Building Irresistible Anticipation


The premise of the A&E show, Bad Ink, is two tattoo artists from Vegas find potential guests with terrible tattoos, make fun of them and then fix their tattoos. I don’t recommend the show simply because any redeeming value is negated by pretty much every other element of the show. However, they demonstrate one very powerful strategy that the church should take note of.

What Keeps You Watching a Terrible Show

When they find a potential guest they ask about the story of the tattoo. “Why did you get it? Who were you with? Why do you regret it?” The stories are insane. Honestly, it’s a case study on silly decisions, but that’s for a different post. The stories build and build until finally the artist says, “okay, let’s see it.” The guest reveals their tattoo but the camera only shows everyone’s reaction. You go to a commercial break not seeing the tattoo until the show resumes.

The Master of Building Irresistible Anticipation

Jesus was a master at building anticipation. In John 1:43-51 Jesus calls Nathanael to follow him. His words to Nathanael were, “You believe because I told you I saw you under the fig tree. You will see greater things than that… Very truly I tell you, you will see ‘heaven open, and the angels of God ascending and descending on’ the Son of Man.”

In John 6:1-15 Jesus feeds the five thousand. After discussing with the disciples the issue of not enough food Jesus said, “Have the people sit down.” With those words, the anticipation begins. “What is he going to do? How is he going to feed a these people?”

Stories such as these gave Jesus a reputation as a man sent from God. Many flocked to hear and see Jesus in anticipation of seeing a miracle from God.

Stop Being Predictable

There’s one thing the church is better at than just about any other entity out there: being predictable. Where is the adventure in church? Where is the anticipation? We are the keepers of the greatest story ever told, yet there are more people clamoring for the next season of Mad Men than there are those anticipating attending your church service.

What I’m Asking of You

I am writing this for myself as much as I am writing it for you. What do you do to help build anticipation and intrigue guests to continue attending services? Maybe a better question would be, do you even care about building anticipation?

9 replies
  1. Heather
    Heather says:

    I love your use of pop culture to help paint a picture of the story of Jesus. I think that right there might be a powerful church tool for helping to build anticipation — tapping into current cultural strategies. Great post!

    • Dave Shrein
      Dave Shrein says:

      Now that is an excellent question! I would imagine any strong consideration given to answering that question could go a long way in building that anticipation! Great thought.

  2. Lisa Homesley
    Lisa Homesley says:

    Great point Dave, I would love to the world get as excited to share about the gospel as we do about pop culture and what the next best show is. I think the way we reach not only the church but also those who do not yet believe is to stop trying to show how the Bible applies to us but to teach how we fit into the story God has written. How we fit into His story not how we manage to fit Him into our lives. How we can bring Him glory in all that we do rather than trying to find out how to entertain the church.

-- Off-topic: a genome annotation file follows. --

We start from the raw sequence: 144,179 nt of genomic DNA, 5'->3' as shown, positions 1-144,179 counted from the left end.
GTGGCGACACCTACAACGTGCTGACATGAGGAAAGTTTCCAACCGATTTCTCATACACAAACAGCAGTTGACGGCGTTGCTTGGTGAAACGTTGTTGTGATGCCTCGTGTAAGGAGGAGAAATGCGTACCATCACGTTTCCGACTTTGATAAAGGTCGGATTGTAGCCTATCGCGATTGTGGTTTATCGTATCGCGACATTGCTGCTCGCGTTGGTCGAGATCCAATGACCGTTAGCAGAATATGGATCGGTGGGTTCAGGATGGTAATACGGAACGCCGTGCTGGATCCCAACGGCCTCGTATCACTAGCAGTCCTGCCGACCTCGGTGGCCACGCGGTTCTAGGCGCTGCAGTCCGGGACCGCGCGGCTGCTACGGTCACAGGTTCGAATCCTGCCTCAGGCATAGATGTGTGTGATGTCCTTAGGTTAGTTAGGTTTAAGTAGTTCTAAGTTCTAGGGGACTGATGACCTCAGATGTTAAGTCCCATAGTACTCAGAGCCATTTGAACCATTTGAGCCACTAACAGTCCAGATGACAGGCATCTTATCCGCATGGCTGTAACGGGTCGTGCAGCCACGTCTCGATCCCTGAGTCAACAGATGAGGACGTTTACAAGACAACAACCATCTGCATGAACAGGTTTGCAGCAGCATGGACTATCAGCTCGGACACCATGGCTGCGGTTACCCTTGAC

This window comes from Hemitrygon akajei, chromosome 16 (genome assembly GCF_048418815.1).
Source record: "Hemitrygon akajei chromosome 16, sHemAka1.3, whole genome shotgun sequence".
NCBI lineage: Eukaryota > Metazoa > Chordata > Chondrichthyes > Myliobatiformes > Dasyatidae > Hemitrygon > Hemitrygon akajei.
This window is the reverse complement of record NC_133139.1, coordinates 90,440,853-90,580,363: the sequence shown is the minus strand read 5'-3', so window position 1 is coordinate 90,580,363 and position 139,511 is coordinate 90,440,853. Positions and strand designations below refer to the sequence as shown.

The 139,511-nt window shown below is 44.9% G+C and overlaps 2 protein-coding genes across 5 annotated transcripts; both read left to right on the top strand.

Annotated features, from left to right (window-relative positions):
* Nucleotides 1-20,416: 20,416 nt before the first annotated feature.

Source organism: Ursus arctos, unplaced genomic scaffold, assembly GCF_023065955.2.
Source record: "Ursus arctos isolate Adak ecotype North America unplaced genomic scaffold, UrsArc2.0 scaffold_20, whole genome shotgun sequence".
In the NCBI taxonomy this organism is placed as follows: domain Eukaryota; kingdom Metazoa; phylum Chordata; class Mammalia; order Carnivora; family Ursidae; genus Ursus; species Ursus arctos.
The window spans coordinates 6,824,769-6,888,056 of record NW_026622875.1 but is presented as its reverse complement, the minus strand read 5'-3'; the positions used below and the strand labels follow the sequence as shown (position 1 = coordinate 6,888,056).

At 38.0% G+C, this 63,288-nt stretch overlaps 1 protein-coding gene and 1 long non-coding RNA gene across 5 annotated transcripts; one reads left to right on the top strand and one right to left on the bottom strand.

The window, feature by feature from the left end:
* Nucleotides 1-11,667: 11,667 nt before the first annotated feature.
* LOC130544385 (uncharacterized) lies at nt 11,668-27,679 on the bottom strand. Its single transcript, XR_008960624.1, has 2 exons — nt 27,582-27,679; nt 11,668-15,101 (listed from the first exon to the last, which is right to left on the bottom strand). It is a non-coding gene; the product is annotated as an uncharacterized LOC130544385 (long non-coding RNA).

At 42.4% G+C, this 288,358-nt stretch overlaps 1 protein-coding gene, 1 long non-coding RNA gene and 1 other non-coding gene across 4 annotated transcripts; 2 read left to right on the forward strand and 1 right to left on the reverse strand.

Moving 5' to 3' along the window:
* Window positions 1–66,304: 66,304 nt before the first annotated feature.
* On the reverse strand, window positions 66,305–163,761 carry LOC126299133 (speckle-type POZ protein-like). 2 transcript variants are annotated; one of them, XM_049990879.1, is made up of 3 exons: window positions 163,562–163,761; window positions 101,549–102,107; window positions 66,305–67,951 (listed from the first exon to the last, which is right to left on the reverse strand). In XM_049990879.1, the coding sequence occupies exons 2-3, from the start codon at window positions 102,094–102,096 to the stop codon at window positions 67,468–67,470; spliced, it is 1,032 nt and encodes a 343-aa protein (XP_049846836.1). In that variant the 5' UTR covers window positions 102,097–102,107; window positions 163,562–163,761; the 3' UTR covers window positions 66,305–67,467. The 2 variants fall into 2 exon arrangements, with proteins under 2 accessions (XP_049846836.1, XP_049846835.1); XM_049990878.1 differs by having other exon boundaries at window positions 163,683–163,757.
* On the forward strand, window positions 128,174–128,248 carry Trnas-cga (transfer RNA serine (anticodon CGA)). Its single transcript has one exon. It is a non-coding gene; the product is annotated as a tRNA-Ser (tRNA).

I think you are right on in showing that we as the church need to help build anticipation for the coming return of Christ however I would love to see the Church be a mirror for the example set by Christ as the best possible way to live. Building anticipation for His return when all wrongs will be restored.

  3. Mark Farley
    Mark Farley says:

    What I found that works best for me and my ministry is to personally invite folks by gaining their commitment to assist with an activity that we agreed that they have a passion for or at least an interest in. The anticipation builds excitement as the folks visualize their participation. I have built many solid volunteer teams with this practice. Folks feel a deeper sense of commitment when they have ownership.

    • Dave Shrein
      Dave Shrein says:

      There is no imitating the power of personally inviting someone to play an important part in a big story! I know my greatest times of anticipation have been when someone of respect or influence has invited me along a journey! Thx Mark.

  4. Paul Fiarkoski
    Paul Fiarkoski says:

    Great topic, Dave! I’m a marketer and practice the art of building irresistable anticipation in the normal course of my duties, but I can’t say that I’ve ever really tried to build anticipation around experiencing God. Until now. Just today I reached out to a friend on Facebook who was grumbling about an experience he had at a church he was invited to over the weekend. I shared with him my belief that no church should get in the way of his relationship with God and invited him to try the church that helped me change my attitude about churches.

    I had to edit my message several times out of concern I was over-selling what he would experience. I know that if he feels compelled to take the first step, Jesus will take care of the other details.

    • Dave Shrein
      Dave Shrein says:

      I love that you went so far as to review your message to make sure that you were building anticipation, not overselling something.

      Thanks for chiming in Paul… I really value your input!

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